Are the leaves opposite? Or alternate? They're alternate. So from #3b, we jump to #8. Now are the leaves compound or are they simple? They're simple so we jump next to #14. Are the leaves in a basal rosette, not arranged along twigs? That's a twistleaf yucca, which this specimen clearly is not. Are the leaves alternate along obvious twigs? Yes. So we jump to #15. Now are the leaf blades linear (very narrow), more than 10 times long as wide? No (that's a Roosevelt weed). Or are the leaf blades oblong to ovate, much less than 10 times long as wide? Yes–so we jump from #15b to #16. Are the leaves deeply tooth or lobed, the lobes separated by sinuses almost as wide as the lobes? No (that's a Texas oak). Or are the leaves shallowly toothed, with no discernible lobes? Yes–from #16b we go to #17. Are the leaf margins entire (without teeth)? Yes (they're not toothed)–from #17a we go to #18. Are the leaves less than 2 inches long? No. Are they more than 2 inches long? Yes–we go from #18b to #20a. Are the leaves stiff or brittle, the upper surface dark glossy green, veins inconspicuous? No. Are the leaves flexible, the upper surface full green (not glossy), veins conspicuous? Yes–from #21b we go to #22. Is this a shrub? No. Is this a tree with leaves more than 1 inch long? Yes–we go to #23. Are the secondary veins unbranched and parallel? Yes to #23a!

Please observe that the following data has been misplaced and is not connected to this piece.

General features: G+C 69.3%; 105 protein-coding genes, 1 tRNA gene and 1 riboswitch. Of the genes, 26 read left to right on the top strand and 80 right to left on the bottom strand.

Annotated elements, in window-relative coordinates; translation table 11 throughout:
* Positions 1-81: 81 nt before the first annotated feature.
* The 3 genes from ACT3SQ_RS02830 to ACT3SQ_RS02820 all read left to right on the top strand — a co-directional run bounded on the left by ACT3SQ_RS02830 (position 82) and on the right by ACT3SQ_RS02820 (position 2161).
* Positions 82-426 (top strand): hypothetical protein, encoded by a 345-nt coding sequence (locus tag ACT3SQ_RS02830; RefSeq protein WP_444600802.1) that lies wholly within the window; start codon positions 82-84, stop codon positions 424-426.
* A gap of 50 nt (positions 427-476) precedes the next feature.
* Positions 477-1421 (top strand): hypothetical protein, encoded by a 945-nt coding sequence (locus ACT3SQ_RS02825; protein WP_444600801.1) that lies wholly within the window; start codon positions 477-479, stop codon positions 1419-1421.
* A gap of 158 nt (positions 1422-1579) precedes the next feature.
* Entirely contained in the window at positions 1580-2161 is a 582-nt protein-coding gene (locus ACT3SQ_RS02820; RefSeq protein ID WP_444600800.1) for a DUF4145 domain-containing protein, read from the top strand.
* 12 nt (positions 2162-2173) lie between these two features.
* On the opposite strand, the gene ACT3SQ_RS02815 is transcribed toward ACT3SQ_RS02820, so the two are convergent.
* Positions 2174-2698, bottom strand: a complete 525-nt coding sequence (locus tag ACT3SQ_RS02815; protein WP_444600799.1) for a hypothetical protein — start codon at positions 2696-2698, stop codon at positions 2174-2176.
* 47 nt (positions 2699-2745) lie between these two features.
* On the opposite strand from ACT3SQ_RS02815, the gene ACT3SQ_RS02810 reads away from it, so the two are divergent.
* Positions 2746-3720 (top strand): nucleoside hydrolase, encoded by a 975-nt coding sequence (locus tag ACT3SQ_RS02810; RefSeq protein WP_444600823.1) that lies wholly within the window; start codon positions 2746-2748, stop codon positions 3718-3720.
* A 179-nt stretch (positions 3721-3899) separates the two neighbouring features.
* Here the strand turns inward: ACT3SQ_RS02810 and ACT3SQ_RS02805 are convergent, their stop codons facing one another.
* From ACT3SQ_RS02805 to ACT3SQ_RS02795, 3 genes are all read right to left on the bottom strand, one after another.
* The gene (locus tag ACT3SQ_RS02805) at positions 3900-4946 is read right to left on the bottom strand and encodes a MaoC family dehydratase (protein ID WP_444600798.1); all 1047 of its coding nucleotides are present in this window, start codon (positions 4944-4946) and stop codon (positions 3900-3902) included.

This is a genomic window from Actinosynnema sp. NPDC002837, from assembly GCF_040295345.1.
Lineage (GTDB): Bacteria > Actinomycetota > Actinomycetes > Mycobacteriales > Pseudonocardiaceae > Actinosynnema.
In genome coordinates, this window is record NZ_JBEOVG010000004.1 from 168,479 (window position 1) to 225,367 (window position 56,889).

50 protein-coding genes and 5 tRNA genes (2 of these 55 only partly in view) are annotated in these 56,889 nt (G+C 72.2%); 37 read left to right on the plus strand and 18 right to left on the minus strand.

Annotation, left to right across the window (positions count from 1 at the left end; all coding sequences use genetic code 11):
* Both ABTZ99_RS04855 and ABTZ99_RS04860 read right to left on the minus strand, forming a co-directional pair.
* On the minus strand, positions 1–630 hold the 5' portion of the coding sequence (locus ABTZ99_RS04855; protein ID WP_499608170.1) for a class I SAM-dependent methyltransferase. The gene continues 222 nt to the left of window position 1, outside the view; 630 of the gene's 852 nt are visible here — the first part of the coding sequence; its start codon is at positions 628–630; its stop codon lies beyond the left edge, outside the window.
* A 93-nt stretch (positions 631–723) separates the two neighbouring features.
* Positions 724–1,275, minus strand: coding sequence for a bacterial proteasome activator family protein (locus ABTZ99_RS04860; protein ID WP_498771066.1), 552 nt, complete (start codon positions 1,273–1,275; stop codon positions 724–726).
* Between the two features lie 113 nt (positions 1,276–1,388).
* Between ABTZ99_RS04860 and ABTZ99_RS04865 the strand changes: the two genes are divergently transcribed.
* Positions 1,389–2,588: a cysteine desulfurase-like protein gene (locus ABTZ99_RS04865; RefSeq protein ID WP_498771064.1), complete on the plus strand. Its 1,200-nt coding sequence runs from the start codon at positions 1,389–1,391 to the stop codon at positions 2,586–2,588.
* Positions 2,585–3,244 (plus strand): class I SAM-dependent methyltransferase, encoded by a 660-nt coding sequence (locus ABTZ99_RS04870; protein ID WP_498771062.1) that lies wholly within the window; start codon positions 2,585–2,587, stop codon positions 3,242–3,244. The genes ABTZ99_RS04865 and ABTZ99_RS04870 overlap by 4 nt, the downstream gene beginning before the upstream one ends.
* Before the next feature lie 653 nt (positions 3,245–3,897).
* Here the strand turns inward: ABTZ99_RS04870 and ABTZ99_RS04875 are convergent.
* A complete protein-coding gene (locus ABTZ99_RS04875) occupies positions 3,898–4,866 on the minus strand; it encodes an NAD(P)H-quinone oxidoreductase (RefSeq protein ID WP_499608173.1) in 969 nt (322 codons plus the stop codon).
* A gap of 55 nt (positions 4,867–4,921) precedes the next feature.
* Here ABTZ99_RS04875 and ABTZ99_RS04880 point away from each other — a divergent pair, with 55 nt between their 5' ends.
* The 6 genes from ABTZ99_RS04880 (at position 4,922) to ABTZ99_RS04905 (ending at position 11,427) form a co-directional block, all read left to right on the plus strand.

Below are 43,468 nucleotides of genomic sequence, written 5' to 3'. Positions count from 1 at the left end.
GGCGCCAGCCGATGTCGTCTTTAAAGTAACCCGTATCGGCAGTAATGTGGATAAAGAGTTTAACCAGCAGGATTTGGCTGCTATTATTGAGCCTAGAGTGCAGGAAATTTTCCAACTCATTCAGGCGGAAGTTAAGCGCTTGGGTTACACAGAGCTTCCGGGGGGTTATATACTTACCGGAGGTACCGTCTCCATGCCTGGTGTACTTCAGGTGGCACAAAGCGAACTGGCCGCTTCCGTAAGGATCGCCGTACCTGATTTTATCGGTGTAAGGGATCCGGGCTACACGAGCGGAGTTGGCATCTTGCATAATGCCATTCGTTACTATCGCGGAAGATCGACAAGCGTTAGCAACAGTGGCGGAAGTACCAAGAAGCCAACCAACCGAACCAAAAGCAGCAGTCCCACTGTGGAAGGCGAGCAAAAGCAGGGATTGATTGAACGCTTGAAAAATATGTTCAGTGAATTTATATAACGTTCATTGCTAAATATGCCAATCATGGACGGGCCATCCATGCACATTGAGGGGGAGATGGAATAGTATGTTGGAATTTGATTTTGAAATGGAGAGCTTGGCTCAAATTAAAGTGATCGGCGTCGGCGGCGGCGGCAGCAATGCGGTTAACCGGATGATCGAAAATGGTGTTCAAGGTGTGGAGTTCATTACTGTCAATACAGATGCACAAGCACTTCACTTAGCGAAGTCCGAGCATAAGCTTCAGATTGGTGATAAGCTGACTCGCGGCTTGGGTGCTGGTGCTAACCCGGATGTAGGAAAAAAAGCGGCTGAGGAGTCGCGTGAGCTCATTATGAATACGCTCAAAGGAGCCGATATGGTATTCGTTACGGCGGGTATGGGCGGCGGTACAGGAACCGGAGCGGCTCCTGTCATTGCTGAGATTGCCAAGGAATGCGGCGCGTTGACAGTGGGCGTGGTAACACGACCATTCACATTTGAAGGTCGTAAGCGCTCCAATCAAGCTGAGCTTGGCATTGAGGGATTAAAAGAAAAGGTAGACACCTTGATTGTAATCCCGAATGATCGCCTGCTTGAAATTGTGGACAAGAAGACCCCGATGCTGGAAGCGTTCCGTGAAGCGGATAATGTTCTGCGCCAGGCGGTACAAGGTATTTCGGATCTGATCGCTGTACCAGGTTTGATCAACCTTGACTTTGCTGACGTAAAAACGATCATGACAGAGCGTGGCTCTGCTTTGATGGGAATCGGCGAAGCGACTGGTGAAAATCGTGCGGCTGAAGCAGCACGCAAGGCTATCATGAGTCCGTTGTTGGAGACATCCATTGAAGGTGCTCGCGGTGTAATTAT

We've got a cedar elm (Ulmus crassifolia)!

"Isn't that cool how that works?" exclaimed fellow trainee Kay.

What's this, Sexton asked, a vine or a shrub?

We keyed this specimen out to a Mustang grape vine (Vitis mustangensis).

Sexton pointed out a Virginia creeper.

He explained leaf arrangement of a honey mesquite (Prosopis glandulosa).

This katydid came with my specimen.

Coral honeysuckle with a perfoliate leaf base. Cool! We have this vine in our Wildscape...I've got to check this out. 

Pete helped key out this elbowbush (Forestiera pubescens). "This is so cool," said classmate Janis of our plant key exercises. "Yes, isn't this exciting?" nodded Betty, a Master Naturalist from our chapter. "You ALL get an A!" Sexton pronounced when our keying exercises ended.

Noon lunch break on the back patio.

Next we headed to Westcave Preserve, where we found this guy on my back windshield...a truncated true katydid (Paracyrtophyllus robustus).

John, our guide, tells us about the Environmental Learning Center at Westcave Preserve